A Spanish Prayer

spanishprayerWhile visiting a quiet Catholic church in California with my girlfriend, I was turning to leave when a small voice from the only occupied pew called to me, “Excuse me, do you know how to pray?” A young woman sat with an older lady, in the middle of the otherwise empty church, looking to me for help. At first, I couldn’t understand the question, though it was clearly spoken by a native English speaker. How many times is one asked that by a stranger? As it turned out, the younger woman needed to know not if I knew how to pray, but if I knew any prayers in Spanish. It seems the older lady knew no English, and the younger didn’t know enough Spanish for the two to pray together.

While I know several prayers in English, a few in German, and a couple in Latin, my beginner-level Spanish didn’t reach this far. I knew that a working knowledge of Spanish would’ve been useful while visiting California, but I never imagined my ignorance would get in the way of helping someone else! I went away frustrated and determined to do something. Eventually I was able to find and return with some printouts of a guide to the rosary, available online in English, Spanish, and Dutch. Unfortunately, my preferred guide to the rosary is only available in English, and I had neither the time nor skill to translate it (although I do aim to have the skill someday!).

As I left the two ladies praying together in the cool, silent church and stepped back out into the California heat, I reflected on how dumbstruck I’d been by my simple lack of Spanish. Despite the saying that English is the global language, it’s not spoken by all, and it can’t be relied upon alone. How about you, readers? Has anyone out there had similar experiences with language difficulties? How did you get around that?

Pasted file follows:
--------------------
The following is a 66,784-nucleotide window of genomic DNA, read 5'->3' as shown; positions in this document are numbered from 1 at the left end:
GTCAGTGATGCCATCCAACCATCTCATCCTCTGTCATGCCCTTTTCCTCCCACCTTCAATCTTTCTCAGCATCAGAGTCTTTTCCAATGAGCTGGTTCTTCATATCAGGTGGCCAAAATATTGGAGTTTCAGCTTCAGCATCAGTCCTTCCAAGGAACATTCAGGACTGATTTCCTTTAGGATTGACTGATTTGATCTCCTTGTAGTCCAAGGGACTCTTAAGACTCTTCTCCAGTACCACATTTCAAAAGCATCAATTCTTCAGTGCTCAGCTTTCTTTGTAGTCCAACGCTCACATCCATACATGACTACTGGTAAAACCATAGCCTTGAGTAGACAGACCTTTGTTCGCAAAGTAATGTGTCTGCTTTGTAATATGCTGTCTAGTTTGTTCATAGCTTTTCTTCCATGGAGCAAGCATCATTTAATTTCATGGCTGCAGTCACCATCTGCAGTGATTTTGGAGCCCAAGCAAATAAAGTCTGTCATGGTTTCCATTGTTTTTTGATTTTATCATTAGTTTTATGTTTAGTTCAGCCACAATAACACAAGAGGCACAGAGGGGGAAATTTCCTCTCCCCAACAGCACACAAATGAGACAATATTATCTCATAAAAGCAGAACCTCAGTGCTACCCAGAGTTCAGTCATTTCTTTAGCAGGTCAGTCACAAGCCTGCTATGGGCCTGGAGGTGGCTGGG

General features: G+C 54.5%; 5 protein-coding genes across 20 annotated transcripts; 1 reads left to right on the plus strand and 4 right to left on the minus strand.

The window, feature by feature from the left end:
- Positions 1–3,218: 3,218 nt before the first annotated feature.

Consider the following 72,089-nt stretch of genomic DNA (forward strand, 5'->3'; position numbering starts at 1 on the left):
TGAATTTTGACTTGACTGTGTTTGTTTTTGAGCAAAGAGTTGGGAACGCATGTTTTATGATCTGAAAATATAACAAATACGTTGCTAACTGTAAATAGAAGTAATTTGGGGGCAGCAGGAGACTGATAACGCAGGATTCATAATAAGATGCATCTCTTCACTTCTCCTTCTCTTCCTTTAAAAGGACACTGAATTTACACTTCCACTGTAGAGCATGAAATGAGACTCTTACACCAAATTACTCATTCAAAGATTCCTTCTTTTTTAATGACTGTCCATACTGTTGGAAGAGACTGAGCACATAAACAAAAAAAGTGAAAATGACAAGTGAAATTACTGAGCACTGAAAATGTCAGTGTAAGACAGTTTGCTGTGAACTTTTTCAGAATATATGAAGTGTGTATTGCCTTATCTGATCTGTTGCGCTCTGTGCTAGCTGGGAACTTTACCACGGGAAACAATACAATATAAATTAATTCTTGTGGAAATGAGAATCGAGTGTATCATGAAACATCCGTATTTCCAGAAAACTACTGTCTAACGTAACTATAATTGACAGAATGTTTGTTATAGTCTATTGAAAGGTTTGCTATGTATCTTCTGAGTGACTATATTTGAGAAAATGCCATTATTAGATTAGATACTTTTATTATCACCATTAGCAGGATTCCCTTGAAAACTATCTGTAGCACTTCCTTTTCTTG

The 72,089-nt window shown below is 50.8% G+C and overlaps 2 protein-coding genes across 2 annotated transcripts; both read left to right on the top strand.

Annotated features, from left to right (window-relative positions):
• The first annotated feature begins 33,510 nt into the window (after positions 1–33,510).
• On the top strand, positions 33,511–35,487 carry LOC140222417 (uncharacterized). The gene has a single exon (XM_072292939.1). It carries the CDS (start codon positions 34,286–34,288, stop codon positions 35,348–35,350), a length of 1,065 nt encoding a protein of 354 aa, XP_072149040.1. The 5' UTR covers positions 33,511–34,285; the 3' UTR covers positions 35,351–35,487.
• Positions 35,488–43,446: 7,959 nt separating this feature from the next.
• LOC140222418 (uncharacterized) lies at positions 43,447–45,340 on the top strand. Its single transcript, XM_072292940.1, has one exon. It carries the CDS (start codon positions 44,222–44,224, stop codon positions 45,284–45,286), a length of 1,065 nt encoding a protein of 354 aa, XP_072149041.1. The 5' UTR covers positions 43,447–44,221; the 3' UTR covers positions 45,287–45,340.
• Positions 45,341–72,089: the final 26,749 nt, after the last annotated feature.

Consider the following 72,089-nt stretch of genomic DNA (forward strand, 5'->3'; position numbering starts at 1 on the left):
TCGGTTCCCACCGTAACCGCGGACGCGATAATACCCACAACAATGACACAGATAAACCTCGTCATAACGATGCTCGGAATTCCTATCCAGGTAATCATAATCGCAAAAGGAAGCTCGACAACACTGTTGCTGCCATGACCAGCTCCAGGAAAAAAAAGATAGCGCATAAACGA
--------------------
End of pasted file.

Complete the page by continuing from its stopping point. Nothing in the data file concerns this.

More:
Learn more about Mike Hayes’s adventures in language learning.

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Mike Hayes

Raised in London, England—a city of many languages—Mike Hayes grew up in a bilingual household, learning English from his father and German from his mother. He studied French and German in high school and has since forgotten much of what he learned, but he retains a love of languages and an aptitude for learning them. Since meeting his girlfriend, Mike has been determined to become fluent in Filipino (Tagalog), her native language, so he can better understand her friends and family. In addition to studying Filipino with Rosetta Stone, Mike also supports the charity Pusong Pinoy (Heart of a Filipino, http://pusongpinoy.org). The grassroots organization’s posts on Facebook and on its own website often allow him more exposure to Filipino language and culture, and he looks forward to the day when he can understand all the Tagalog text posted on these sites and elsewhere. Mike is also learning Latin American Spanish to expand his horizons and, hopefully, his career opportunities. What started simply as a means to an end has quickly become an active interest. Mike has wondered more than once where the time went after sitting down to Version 3 Rosetta Stone, with which he’s learning both Filipino and Spanish. He‘s sure, though, that since the time was spent learning languages, it hasn’t gone to waste. As learners studying Latin with Rosetta Stone already know, it’s how you lose the time that matters: sed fugit interea fugit irreparabile tempus.
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